Laser cataract surgery is a highly advanced procedure using a precise laser to remove the cloudy lens in your eye. This innovative technology creates unparalleled accuracy. Eye surgery tailored to the unique characteristics of your eye, a safer approach to resorting your vision.
Laser Cataract Surgery
What is a Cataract?
Cataracts are a very common eye condition affecting primarily order people. Cataracts develop when the natural lens inside the eye becomes cloudy and causes vision to become misty or blurred. They develop slowly over time and cause reduced night vision, difficulty reading and a decline in clarity of vision. In a normal eye the lens is clear. It helps focus light rays onto the retina, which sends messages to the brain allowing us to see. When a cataract develops, the lens becomes cloudy and prevents the light rays from passing onto the retina. Therefore, the picture the retina receives becomes fuzzy.
Your Questions about Cataracts:
What are the symptoms of cataracts? Blurred vision, fuzzy vision, poor vision at night, early symptoms can be light scatter and double vision.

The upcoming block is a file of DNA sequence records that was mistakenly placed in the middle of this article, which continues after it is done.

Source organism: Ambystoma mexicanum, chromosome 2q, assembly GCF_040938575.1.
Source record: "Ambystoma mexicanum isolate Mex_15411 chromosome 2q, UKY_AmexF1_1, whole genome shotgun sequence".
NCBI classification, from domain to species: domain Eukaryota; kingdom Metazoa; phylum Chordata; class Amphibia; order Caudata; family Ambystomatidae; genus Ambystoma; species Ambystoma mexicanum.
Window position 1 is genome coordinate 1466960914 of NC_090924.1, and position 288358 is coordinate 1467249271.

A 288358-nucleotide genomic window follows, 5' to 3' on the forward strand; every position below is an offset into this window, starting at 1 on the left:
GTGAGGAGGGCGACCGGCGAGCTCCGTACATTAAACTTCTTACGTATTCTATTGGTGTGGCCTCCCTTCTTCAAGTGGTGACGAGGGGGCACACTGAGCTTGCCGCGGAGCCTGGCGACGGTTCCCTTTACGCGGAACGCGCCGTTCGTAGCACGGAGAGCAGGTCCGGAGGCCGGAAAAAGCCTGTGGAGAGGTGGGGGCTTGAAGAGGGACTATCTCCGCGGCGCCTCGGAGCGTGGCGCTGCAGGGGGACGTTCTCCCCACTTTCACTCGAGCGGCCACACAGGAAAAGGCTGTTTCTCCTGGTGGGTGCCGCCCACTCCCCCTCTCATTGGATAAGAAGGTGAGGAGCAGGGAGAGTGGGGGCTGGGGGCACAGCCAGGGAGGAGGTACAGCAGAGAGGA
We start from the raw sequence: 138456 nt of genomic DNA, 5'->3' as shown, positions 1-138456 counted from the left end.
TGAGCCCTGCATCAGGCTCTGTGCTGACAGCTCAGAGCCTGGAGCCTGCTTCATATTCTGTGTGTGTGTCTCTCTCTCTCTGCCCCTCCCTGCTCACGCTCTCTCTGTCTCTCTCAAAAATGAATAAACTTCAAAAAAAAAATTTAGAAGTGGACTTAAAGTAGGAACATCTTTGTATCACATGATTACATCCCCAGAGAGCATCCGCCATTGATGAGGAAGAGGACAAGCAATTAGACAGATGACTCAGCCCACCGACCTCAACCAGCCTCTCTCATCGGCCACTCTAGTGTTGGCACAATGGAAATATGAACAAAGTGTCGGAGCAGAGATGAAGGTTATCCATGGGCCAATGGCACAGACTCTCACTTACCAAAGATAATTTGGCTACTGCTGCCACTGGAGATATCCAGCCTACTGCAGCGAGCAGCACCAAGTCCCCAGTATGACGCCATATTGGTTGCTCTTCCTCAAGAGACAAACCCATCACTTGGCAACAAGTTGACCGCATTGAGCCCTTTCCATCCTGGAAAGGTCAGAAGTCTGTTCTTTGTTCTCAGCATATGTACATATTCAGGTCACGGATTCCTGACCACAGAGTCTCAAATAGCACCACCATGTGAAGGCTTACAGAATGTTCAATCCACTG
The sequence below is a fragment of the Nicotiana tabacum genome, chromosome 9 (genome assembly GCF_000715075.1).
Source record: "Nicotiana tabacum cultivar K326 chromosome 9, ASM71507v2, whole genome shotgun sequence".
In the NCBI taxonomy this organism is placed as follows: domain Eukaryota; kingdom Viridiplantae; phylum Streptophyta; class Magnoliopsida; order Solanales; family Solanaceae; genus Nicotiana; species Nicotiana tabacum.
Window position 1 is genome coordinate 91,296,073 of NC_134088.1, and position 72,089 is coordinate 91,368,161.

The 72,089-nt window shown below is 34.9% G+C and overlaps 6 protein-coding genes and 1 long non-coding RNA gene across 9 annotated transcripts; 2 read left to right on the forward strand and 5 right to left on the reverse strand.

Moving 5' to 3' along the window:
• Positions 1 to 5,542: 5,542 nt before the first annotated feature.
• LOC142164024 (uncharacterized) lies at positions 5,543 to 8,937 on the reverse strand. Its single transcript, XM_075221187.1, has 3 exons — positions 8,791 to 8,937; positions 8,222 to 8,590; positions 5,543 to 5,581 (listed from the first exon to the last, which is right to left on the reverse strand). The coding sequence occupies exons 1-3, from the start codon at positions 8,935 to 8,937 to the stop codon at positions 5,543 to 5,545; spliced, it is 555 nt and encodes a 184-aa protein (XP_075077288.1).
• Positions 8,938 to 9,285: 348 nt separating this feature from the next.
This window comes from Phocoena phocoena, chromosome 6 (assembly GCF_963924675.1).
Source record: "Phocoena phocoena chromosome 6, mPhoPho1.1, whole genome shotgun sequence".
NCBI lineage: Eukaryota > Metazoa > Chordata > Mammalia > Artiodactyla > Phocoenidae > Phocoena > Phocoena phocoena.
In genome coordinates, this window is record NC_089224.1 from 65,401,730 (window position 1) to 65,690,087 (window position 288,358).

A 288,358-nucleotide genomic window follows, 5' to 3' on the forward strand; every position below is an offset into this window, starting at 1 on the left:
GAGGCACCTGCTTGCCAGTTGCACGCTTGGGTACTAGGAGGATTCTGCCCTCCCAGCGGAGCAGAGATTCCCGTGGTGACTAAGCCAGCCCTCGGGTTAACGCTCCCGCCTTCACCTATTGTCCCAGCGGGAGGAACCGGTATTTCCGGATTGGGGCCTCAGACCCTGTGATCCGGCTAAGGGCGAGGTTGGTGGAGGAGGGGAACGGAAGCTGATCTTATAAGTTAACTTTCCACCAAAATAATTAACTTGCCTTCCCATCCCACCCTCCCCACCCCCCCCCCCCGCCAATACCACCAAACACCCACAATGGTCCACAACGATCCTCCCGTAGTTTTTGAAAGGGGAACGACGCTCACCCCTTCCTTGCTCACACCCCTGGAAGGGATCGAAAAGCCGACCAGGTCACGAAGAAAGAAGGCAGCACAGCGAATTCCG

Who qualifies for cataract surgery? Cataract surgery is a very common medical procedure and most people over 65 require cataract surgery at some stage. The procedure is beneficial for patients whose symptoms interfere with important aspects of life.
Am I suitable for cataract surgery? The only way to establish if cataract surgery is appropriate is at the consultation with Professor Myerscough. Through a series of eye tests to confirm the diagnoses of cataracts and review the best treatment. Professor Myerscough advises you fully on the benefits and risks of cataract surgery and your options.
Laser Cataract surgery is an advanced procedure used to treat cataracts, an age-related eye condition that causes blurry, misty vision. A specialised laser is utilized to create precise incision and break up the cloudy lens in the eye. Vision is restored by replacing the cloudy lens with an artificial one, using a laser for cataract surgery ensure patients are safer and the procedure is more precise and efficient.
Your Questions about Cataract Surgery:
How long does cataract surgery take? Cataract surgery is a straightforward procedure and typically takes under 10 minutes when in the hand of a very experienced surgeon.
Should I take time off work to recover from cataract surgery? Visual recovery following cataract surgery is quick. However, Professor Myerscough suggests taking a few days off work after surgery. Any dusty environments should be avoided for at least 1 week after surgery.
Private Cataract Surgery